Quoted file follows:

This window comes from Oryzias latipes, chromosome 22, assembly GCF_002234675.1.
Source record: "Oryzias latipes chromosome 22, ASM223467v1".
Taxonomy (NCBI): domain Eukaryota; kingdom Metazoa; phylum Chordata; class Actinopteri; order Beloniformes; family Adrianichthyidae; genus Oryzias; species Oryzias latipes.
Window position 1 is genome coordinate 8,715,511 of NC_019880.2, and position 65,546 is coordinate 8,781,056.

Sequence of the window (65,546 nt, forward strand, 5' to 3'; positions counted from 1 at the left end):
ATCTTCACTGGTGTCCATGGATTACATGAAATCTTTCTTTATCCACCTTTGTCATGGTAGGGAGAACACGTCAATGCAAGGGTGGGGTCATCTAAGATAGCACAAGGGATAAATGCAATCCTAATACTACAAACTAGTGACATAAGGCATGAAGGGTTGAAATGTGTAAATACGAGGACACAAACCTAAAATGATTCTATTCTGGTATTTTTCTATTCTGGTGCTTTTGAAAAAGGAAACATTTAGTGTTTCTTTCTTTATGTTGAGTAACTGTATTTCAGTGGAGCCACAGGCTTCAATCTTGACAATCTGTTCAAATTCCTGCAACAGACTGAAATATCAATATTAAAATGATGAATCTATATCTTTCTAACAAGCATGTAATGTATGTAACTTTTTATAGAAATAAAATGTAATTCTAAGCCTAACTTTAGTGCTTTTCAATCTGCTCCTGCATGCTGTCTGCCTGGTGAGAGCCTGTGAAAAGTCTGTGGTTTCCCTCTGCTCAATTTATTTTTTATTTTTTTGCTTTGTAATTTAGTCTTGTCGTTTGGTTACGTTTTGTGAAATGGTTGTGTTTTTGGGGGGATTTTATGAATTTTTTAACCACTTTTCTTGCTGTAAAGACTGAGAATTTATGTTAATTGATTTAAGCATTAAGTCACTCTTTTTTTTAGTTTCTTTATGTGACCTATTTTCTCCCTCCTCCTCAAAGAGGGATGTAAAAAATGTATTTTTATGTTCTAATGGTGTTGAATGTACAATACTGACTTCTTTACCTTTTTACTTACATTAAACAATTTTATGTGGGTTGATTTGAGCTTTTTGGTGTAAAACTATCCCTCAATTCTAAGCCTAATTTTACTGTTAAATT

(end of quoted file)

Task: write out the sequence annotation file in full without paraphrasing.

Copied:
This window comes from Oryzias latipes, chromosome 22, assembly GCF_002234675.1.
Source record: "Oryzias latipes chromosome 22, ASM223467v1".
Taxonomy (NCBI): domain Eukaryota; kingdom Metazoa; phylum Chordata; class Actinopteri; order Beloniformes; family Adrianichthyidae; genus Oryzias; species Oryzias latipes.
Window position 1 is genome coordinate 8,715,511 of NC_019880.2, and position 65,546 is coordinate 8,781,056.

Sequence of the window (65,546 nt, forward strand, 5' to 3'; positions counted from 1 at the left end):
ATCTTCACTGGTGTCCATGGATTACATGAAATCTTTCTTTATCCACCTTTGTCATGGTAGGGAGAACACGTCAATGCAAGGGTGGGGTCATCTAAGATAGCACAAGGGATAAATGCAATCCTAATACTACAAACTAGTGACATAAGGCATGAAGGGTTGAAATGTGTAAATACGAGGACACAAACCTAAAATGATTCTATTCTGGTATTTTTCTATTCTGGTGCTTTTGAAAAAGGAAACATTTAGTGTTTCTTTCTTTATGTTGAGTAACTGTATTTCAGTGGAGCCACAGGCTTCAATCTTGACAATCTGTTCAAATTCCTGCAACAGACTGAAATATCAATATTAAAATGATGAATCTATATCTTTCTAACAAGCATGTAATGTATGTAACTTTTTATAGAAATAAAATGTAATTCTAAGCCTAACTTTAGTGCTTTTCAATCTGCTCCTGCATGCTGTCTGCCTGGTGAGAGCCTGTGAAAAGTCTGTGGTTTCCCTCTGCTCAATTTATTTTTTATTTTTTTGCTTTGTAATTTAGTCTTGTCGTTTGGTTACGTTTTGTGAAATGGTTGTGTTTTTGGGGGGATTTTATGAATTTTTTAACCACTTTTCTTGCTGTAAAGACTGAGAATTTATGTTAATTGATTTAAGCATTAAGTCACTCTTTTTTTTAGTTTCTTTATGTGACCTATTTTCTCCCTCCTCCTCAAAGAGGGATGTAAAAAATGTATTTTTATGTTCTAATGGTGTTGAATGTACAATACTGACTTCTTTACCTTTTTACTTACATTAAACAATTTTATGTGGGTTGATTTGAGCTTTTTGGTGTAAAACTATCCCTCAATTCTAAGCCTAATTTTACTGTTAAATT